Increased libido or sexual desire as a symptom of ovulation
The increase in certain hormones in the lead-up to ovulation often triggers higher-than-usual sexual desire in women. The hormones which can influence sexual desire are estrogen, testosterone, and luteinizing hormone.
If you’re planning to get pregnant, this pre-ovulation symptom of increased female libido is good news because you’re more likely to get pregnant if you have sex as often as possible in the 4 to 5 days leading up to ovulation.
There are many anecdotal reports from women who believe that they look more sexually attractive in the lead-up to ovulation, too. Estrogen can deliver plenty of side effects that may contribute to this. Some women say they put more effort into their appearance during their most fertile phase.
Change in cervical mucus as an ovulation symptom
The volume of cervical mucus starts to increase as ovulation gets closer. Shortly after menstruation, cervical mucus may be sparse. It will slowly increase in volume as the days progress. At first, it will have a slightly sticky consistency and be a white or cloudy color.
In the days just before ovulation, the rise in estrogen causes an increase in cervical mucus. The mucus at this time is usually fairly clear and the texture becomes more slippery and stretchy. It is often compared to raw egg-white in color and consistency.
The cervical mucus produced in the period before and during ovulation is designed to allow sperm to move freely through the cervix and into the fallopian tubes and to help its survival until the egg is released.
A change in the position and firmness of the cervix as an ovulation symptom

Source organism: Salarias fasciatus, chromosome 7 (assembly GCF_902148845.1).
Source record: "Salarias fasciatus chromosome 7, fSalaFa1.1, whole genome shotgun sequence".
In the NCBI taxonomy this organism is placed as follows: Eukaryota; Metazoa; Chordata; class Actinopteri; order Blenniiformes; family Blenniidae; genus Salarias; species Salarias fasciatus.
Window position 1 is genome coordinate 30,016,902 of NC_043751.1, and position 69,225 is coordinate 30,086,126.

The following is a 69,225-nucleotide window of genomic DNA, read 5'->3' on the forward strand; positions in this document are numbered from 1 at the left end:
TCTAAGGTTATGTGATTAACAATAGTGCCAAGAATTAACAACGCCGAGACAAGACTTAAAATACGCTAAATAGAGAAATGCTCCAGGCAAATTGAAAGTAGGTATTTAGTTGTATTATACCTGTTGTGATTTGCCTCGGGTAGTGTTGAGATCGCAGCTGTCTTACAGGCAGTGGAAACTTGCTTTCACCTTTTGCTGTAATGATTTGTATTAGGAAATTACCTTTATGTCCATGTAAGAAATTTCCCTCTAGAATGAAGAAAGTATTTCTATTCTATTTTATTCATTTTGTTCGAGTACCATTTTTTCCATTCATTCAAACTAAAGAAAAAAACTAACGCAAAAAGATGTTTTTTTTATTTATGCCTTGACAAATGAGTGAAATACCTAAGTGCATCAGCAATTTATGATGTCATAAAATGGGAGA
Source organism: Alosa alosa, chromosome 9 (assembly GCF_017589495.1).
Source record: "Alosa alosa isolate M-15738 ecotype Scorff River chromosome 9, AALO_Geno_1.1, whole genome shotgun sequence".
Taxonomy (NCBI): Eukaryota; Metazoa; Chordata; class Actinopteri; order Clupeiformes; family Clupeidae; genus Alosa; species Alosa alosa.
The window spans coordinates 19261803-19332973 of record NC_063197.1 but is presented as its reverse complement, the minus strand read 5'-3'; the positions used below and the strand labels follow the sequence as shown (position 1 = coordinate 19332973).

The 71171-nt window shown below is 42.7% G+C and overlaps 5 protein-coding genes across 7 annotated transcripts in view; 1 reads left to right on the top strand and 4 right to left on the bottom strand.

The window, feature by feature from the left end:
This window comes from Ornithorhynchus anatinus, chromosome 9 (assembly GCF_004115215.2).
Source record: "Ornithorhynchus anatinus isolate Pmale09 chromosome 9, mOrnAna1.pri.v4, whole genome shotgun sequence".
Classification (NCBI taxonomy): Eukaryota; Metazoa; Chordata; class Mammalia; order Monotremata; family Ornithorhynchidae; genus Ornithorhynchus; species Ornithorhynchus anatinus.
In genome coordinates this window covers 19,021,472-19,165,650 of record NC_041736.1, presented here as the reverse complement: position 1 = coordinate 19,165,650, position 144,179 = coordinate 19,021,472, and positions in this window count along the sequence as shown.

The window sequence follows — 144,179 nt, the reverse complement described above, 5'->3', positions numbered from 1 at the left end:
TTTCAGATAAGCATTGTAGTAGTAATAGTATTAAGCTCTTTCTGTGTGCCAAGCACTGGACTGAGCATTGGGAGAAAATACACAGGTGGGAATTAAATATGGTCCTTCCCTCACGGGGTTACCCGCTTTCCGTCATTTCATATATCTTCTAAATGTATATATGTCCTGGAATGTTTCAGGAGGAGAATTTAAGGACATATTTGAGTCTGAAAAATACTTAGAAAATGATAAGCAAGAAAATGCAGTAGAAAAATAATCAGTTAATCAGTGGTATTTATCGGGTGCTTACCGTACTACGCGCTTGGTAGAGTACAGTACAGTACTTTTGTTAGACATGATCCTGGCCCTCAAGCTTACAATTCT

Supporters of this method suggest checking the cervix once a day at around the same time. The cervix is usually smooth and round and slightly firmer than the vagina. It feels like the tip of your nose and is located at the back and top of the vagina. The cervix is more easily checked with one or two clean fingers while in a squatting position.
When ovulation is close, the cervix will become higher. It can become more difficult to reach. It will generally feel softer and more open. Many women don’t feel comfortable with checking the state of their own cervix, so this is an ovulation symptom that is not commonly self-assessed.
Tender breasts as an ovulation symptom
The effects of estrogen diminish significantly after ovulation; however, they may recur in the lead-up to menstruation. If you experience breast tenderness mid-cycle, it's worth taking note of this as an ovulation symptom. Note when it occurs and to what extent so that you can use it along with the other ovulation symptoms as a guide to help you recognize your most fertile period.
Heightened senses of smell and taste as an ovulation symptom
Abdominal cramps (Mittelschmerz) as an ovulation symptom
The pain can last from a few minutes to a few hours. Some women report pain on both sides of the abdomen and other women report that the pain moves from side to side each month.
Several possible explanations for the ovulation symptoms of Mittelschmerz include:
- The growth of follicles in the ovaries prior to ovulation.
- The rupture of the ovarian follicle occurs each month at ovulation.
- Muscular contractions of the fallopian tube and the ovaries after ovulation.
Rise in basal body temperature as an ovulation symptom
At this time, most women will experience a rise in their resting body temperature of just less than one half degree Fahrenheit. Often, their temperature will stay a little warmer for the rest of the month.
Basal body temperature is best measured first thing in the morning, before you get out of bed, using an accurate thermometer and recording your temperature on a chart each day.
The information of this article has been reviewed by nursing experts of the Association of Women’s Health, Obstetric, & Neonatal Nurses (AWHONN). The content should not substitute medical advice from your personal healthcare provider. Please consult your healthcare provider for recommendations/diagnosis or treatment. For more advice from AWHONN nurses, visit Healthy Mom&Baby at health4mom.org.